SÃO TOMÉ & PRÍNCIPE
IT’S NOT EASY TO GET TO WEST AFRICA’S ‘CHOCOLATE ISLES’, OFF THE COAST OF GABON, BUT ANY CONCERNS WILL MELT AWAY ONCE YOU REACH THESE EXQUISITE ENCLAVES
Justin Fox captures the allure of these isles off West Africa in pictures
HOW HE GOT THE SHOTS
Just before jumping into the editorial hot seat at Getaway, photojournalist Justin Fox was invited by Classic Portfolio to experience a number of eco lodges on São Tomé and Príncipe. South African entreprenuer Mark Shuttleworth has invested in the lodges to uplift these former Portuguese plantation islands. It’s not a budget holiday, so visiting is likely to be a once-in-a-lifetime experience.
It requires a flight from Joburg to Luanda (about R6 000 pp return) with TAAG Angola, then a connection to São Tomé on a Fri, Sun or Wed (about R5 100 pp return). Flights from Cape Town to Luanda (about R7 800 pp) return via Joburg. Flights between the islands cost R3400 return on Africa’s Connection. It’s warm all year round in the tropics; the rainy seasons are from October to December and March to May (although on Justin’s rainy-season trip there was plenty of sun). Activities include biosphere trails, island tours, community visits, plantation tours, scuba diving and snorkelling, boat trips, bird watching and monitoring turtles. Justin stayed at: Omali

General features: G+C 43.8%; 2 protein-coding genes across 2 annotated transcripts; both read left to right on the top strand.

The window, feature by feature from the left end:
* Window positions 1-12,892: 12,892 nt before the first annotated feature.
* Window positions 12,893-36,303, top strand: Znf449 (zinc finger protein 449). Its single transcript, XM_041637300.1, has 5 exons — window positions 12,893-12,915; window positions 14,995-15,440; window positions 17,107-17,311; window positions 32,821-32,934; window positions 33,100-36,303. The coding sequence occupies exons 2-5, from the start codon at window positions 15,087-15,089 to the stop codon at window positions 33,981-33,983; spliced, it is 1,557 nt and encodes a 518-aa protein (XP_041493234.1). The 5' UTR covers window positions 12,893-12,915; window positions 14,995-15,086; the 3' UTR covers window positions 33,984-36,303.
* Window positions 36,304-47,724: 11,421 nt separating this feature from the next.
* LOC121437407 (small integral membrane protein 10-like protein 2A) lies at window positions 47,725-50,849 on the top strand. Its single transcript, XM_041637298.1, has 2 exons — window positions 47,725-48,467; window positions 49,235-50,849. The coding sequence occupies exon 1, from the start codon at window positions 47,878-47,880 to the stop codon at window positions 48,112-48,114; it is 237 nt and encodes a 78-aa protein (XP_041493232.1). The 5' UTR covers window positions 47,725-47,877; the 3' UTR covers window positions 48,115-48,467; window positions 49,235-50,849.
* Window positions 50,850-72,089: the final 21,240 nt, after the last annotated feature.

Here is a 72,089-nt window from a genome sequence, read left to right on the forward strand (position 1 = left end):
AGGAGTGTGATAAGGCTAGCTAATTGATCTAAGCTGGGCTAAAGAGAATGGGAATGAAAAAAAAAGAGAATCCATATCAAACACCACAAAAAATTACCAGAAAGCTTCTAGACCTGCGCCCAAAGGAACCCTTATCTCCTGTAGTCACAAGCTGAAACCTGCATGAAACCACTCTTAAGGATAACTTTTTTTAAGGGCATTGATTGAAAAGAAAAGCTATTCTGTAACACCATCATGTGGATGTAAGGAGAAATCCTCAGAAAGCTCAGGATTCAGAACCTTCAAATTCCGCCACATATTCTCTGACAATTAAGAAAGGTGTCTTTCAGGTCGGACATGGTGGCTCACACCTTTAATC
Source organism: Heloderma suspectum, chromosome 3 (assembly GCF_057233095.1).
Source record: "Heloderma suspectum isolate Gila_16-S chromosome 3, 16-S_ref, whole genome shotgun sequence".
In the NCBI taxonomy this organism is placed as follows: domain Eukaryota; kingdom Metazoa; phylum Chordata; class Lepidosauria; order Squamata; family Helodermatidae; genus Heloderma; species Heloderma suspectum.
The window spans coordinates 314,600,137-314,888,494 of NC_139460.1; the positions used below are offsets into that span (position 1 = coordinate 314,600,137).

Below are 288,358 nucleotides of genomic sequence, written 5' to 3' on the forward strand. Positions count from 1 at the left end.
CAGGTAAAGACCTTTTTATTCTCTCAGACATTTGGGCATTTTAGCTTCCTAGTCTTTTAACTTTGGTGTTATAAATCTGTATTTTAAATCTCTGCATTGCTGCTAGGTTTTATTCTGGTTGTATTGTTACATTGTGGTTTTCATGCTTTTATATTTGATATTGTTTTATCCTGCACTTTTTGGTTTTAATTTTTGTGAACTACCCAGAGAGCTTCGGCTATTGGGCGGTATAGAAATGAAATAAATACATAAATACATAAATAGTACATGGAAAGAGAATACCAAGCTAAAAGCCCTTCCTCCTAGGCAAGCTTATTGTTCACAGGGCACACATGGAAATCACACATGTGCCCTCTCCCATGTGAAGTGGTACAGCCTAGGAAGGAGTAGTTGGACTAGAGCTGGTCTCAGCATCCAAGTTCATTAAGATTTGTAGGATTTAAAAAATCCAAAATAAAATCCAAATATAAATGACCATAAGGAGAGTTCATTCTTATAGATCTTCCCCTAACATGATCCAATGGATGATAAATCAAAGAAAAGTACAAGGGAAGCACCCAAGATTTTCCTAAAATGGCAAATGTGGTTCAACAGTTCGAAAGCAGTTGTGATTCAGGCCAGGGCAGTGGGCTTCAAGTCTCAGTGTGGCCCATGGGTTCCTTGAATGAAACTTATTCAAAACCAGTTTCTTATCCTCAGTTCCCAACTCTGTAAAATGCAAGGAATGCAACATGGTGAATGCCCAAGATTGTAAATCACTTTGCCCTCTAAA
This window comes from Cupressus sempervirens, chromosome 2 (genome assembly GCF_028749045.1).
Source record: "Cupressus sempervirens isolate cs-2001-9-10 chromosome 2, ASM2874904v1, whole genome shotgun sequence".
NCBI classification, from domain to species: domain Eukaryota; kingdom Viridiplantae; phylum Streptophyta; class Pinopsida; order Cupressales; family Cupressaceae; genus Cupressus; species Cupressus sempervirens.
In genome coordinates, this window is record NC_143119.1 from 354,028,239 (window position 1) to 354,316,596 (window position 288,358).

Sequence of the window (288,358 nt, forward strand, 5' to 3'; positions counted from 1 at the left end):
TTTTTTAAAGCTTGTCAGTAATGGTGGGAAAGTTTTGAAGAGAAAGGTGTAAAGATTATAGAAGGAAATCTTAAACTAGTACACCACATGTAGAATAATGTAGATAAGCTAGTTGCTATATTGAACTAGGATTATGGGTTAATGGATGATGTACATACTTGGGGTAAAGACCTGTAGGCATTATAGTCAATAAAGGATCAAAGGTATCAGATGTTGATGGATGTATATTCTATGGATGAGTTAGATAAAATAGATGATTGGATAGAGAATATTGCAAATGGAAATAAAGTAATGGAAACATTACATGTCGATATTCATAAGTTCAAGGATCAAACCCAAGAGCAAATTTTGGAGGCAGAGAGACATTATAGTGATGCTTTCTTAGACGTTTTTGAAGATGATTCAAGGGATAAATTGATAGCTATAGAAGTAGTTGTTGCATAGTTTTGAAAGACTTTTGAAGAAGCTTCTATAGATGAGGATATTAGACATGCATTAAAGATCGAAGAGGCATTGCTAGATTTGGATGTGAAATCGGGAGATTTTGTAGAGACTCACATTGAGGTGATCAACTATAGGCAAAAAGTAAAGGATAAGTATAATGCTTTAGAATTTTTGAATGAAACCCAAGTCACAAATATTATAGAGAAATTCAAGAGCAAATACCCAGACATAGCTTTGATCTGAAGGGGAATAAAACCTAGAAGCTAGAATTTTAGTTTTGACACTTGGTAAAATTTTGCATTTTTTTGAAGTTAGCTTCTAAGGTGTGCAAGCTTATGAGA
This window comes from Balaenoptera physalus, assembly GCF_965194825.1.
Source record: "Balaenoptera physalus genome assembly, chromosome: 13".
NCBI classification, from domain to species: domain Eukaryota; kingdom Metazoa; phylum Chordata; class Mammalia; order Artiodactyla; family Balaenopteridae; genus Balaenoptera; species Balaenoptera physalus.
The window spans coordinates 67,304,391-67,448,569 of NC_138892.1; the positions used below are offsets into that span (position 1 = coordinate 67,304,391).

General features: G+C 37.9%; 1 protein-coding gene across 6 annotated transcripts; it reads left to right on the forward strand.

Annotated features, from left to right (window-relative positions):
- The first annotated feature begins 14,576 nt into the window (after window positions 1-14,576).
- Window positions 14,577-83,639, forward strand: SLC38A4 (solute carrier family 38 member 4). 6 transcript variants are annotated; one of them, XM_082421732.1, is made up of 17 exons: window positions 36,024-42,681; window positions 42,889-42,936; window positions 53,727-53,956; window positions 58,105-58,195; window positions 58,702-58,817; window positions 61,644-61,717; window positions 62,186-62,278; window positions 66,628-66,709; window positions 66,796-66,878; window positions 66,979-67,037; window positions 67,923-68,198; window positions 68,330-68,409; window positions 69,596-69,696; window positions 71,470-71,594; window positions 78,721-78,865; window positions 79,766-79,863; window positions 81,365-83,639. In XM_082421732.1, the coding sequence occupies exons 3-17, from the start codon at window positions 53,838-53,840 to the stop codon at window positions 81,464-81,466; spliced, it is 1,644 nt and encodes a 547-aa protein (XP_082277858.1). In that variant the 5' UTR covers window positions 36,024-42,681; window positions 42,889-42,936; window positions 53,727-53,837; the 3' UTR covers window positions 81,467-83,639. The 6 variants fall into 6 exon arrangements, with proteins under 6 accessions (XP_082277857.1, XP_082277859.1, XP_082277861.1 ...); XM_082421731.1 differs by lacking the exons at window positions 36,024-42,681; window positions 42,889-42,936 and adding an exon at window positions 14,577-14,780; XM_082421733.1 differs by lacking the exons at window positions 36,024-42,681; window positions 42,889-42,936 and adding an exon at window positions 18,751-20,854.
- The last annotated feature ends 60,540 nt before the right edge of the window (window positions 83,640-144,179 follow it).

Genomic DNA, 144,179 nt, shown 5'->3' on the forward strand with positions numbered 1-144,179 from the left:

Lodge, a boutique hotel on the beachfront in São Tomé town (from R2540 pp sharing);
Roça Sundy, on Príncipe, offers two colonial guest houses on a working plantation (from R2490 pp sharing); Praia Sundy has luxury
tented villas amid the forest on a private beach (from R7280 pp sharing). Any island stay can be tailor-made, but we recommend the seven-night, DBB package for R5 893 pp sharing per night, which includes stays at all three lodges, flights between São Tomé and Príncipe, transfers and island tours. Enquire about family packages. For reservations, email email@example.com (discoverprincipeisland.com). For info, call 021-876-2153. classic-portfolio.com
LEFT With volcanic peaks rising out of the ocean, impenetrable forests and isolated beaches, combined with a high density of endemic species, Príncipe is often referred to as the ‘Galápagos of Africa’. We took a boat from Praia Sundy to go snorkelling in the secluded bays of Príncipe Biosphere Reserve, which covers the southern half of the island.
BELOW The ribbed ceiling of the restaurant at Praia Sundy makes it feel as though you’re inside the stomach of an arboreal whale. Chefs use the island’s culinary traditions and natural bounty – plants sourced from the forests, and tuna and wahoo from the surrounding waters – to create unusual and delicious seasonal menus.